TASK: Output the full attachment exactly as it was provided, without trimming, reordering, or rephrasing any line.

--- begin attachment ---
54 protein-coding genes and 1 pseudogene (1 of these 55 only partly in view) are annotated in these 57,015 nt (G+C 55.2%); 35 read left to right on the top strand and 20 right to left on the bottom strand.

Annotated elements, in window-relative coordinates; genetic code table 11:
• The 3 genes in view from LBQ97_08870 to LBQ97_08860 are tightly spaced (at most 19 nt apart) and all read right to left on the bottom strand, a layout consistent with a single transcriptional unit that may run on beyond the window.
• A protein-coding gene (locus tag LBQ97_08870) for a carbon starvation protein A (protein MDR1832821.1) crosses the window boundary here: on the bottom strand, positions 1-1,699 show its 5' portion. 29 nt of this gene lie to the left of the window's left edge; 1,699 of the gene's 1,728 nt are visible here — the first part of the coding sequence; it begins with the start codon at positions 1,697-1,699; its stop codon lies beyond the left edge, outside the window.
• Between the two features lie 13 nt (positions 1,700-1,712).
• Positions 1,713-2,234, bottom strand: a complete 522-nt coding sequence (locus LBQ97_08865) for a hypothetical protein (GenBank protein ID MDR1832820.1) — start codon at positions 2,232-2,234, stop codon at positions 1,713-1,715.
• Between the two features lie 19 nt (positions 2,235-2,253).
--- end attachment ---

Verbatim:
54 protein-coding genes and 1 pseudogene (1 of these 55 only partly in view) are annotated in these 57,015 nt (G+C 55.2%); 35 read left to right on the top strand and 20 right to left on the bottom strand.

Annotated elements, in window-relative coordinates; genetic code table 11:
• The 3 genes in view from LBQ97_08870 to LBQ97_08860 are tightly spaced (at most 19 nt apart) and all read right to left on the bottom strand, a layout consistent with a single transcriptional unit that may run on beyond the window.
• A protein-coding gene (locus tag LBQ97_08870) for a carbon starvation protein A (protein MDR1832821.1) crosses the window boundary here: on the bottom strand, positions 1-1,699 show its 5' portion. 29 nt of this gene lie to the left of the window's left edge; 1,699 of the gene's 1,728 nt are visible here — the first part of the coding sequence; it begins with the start codon at positions 1,697-1,699; its stop codon lies beyond the left edge, outside the window.
• Between the two features lie 13 nt (positions 1,700-1,712).
• Positions 1,713-2,234, bottom strand: a complete 522-nt coding sequence (locus LBQ97_08865) for a hypothetical protein (GenBank protein ID MDR1832820.1) — start codon at positions 2,232-2,234, stop codon at positions 1,713-1,715.
• Between the two features lie 19 nt (positions 2,235-2,253).